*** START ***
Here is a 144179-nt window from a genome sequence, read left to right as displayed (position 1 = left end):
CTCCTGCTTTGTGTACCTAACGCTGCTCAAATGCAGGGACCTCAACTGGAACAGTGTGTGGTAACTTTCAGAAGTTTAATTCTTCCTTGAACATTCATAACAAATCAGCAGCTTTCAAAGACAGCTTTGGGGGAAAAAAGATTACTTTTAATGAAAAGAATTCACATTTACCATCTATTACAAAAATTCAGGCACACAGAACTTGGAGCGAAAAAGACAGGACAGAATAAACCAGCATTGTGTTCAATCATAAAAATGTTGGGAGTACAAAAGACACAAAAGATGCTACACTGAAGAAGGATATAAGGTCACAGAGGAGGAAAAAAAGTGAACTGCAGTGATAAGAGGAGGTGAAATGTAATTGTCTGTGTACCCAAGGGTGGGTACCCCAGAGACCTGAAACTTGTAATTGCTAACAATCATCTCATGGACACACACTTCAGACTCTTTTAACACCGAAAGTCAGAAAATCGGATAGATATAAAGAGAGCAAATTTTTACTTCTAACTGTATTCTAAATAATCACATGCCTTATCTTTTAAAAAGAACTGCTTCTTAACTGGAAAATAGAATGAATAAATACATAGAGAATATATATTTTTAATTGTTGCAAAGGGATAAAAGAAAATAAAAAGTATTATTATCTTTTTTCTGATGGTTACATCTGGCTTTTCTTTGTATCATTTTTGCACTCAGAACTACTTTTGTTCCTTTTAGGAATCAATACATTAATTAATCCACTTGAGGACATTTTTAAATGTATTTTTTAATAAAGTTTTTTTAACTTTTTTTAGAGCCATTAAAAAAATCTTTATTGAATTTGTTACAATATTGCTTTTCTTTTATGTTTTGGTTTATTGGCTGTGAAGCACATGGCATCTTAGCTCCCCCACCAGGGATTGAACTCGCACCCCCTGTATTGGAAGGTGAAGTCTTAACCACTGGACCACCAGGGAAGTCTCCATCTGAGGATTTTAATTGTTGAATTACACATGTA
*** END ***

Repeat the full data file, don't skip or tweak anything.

Here is a 144179-nt window from a genome sequence, read left to right as displayed (position 1 = left end):
CTCCTGCTTTGTGTACCTAACGCTGCTCAAATGCAGGGACCTCAACTGGAACAGTGTGTGGTAACTTTCAGAAGTTTAATTCTTCCTTGAACATTCATAACAAATCAGCAGCTTTCAAAGACAGCTTTGGGGGAAAAAAGATTACTTTTAATGAAAAGAATTCACATTTACCATCTATTACAAAAATTCAGGCACACAGAACTTGGAGCGAAAAAGACAGGACAGAATAAACCAGCATTGTGTTCAATCATAAAAATGTTGGGAGTACAAAAGACACAAAAGATGCTACACTGAAGAAGGATATAAGGTCACAGAGGAGGAAAAAAAGTGAACTGCAGTGATAAGAGGAGGTGAAATGTAATTGTCTGTGTACCCAAGGGTGGGTACCCCAGAGACCTGAAACTTGTAATTGCTAACAATCATCTCATGGACACACACTTCAGACTCTTTTAACACCGAAAGTCAGAAAATCGGATAGATATAAAGAGAGCAAATTTTTACTTCTAACTGTATTCTAAATAATCACATGCCTTATCTTTTAAAAAGAACTGCTTCTTAACTGGAAAATAGAATGAATAAATACATAGAGAATATATATTTTTAATTGTTGCAAAGGGATAAAAGAAAATAAAAAGTATTATTATCTTTTTTCTGATGGTTACATCTGGCTTTTCTTTGTATCATTTTTGCACTCAGAACTACTTTTGTTCCTTTTAGGAATCAATACATTAATTAATCCACTTGAGGACATTTTTAAATGTATTTTTTAATAAAGTTTTTTTAACTTTTTTTAGAGCCATTAAAAAAATCTTTATTGAATTTGTTACAATATTGCTTTTCTTTTATGTTTTGGTTTATTGGCTGTGAAGCACATGGCATCTTAGCTCCCCCACCAGGGATTGAACTCGCACCCCCTGTATTGGAAGGTGAAGTCTTAACCACTGGACCACCAGGGAAGTCTCCATCTGAGGATTTTAATTGTTGAATTACACATGTA